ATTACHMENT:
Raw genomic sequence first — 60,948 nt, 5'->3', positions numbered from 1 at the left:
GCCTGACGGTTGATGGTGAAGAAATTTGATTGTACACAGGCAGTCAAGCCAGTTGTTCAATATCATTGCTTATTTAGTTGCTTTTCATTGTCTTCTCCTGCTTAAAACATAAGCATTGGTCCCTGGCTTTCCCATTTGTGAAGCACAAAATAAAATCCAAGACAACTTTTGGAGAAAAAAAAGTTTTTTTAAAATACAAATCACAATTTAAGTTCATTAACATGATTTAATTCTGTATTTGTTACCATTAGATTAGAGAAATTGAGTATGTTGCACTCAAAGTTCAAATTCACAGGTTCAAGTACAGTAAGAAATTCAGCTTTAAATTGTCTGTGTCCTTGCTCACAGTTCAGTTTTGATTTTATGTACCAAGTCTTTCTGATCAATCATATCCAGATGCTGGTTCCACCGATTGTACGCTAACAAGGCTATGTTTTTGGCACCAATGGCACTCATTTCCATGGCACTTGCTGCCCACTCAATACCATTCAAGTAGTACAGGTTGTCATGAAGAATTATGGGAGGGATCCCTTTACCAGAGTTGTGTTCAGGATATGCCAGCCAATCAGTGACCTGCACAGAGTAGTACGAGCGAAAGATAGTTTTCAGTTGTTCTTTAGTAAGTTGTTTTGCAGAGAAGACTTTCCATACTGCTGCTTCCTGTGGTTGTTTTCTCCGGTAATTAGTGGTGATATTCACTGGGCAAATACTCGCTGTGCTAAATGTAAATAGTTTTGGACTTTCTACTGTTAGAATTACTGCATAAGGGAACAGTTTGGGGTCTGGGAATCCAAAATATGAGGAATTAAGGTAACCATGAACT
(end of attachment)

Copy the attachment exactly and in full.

Raw genomic sequence first — 60,948 nt, 5'->3', positions numbered from 1 at the left:
GCCTGACGGTTGATGGTGAAGAAATTTGATTGTACACAGGCAGTCAAGCCAGTTGTTCAATATCATTGCTTATTTAGTTGCTTTTCATTGTCTTCTCCTGCTTAAAACATAAGCATTGGTCCCTGGCTTTCCCATTTGTGAAGCACAAAATAAAATCCAAGACAACTTTTGGAGAAAAAAAAGTTTTTTTAAAATACAAATCACAATTTAAGTTCATTAACATGATTTAATTCTGTATTTGTTACCATTAGATTAGAGAAATTGAGTATGTTGCACTCAAAGTTCAAATTCACAGGTTCAAGTACAGTAAGAAATTCAGCTTTAAATTGTCTGTGTCCTTGCTCACAGTTCAGTTTTGATTTTATGTACCAAGTCTTTCTGATCAATCATATCCAGATGCTGGTTCCACCGATTGTACGCTAACAAGGCTATGTTTTTGGCACCAATGGCACTCATTTCCATGGCACTTGCTGCCCACTCAATACCATTCAAGTAGTACAGGTTGTCATGAAGAATTATGGGAGGGATCCCTTTACCAGAGTTGTGTTCAGGATATGCCAGCCAATCAGTGACCTGCACAGAGTAGTACGAGCGAAAGATAGTTTTCAGTTGTTCTTTAGTAAGTTGTTTTGCAGAGAAGACTTTCCATACTGCTGCTTCCTGTGGTTGTTTTCTCCGGTAATTAGTGGTGATATTCACTGGGCAAATACTCGCTGTGCTAAATGTAAATAGTTTTGGACTTTCTACTGTTAGAATTACTGCATAAGGGAACAGTTTGGGGTCTGGGAATCCAAAATATGAGGAATTAAGGTAACCATGAACT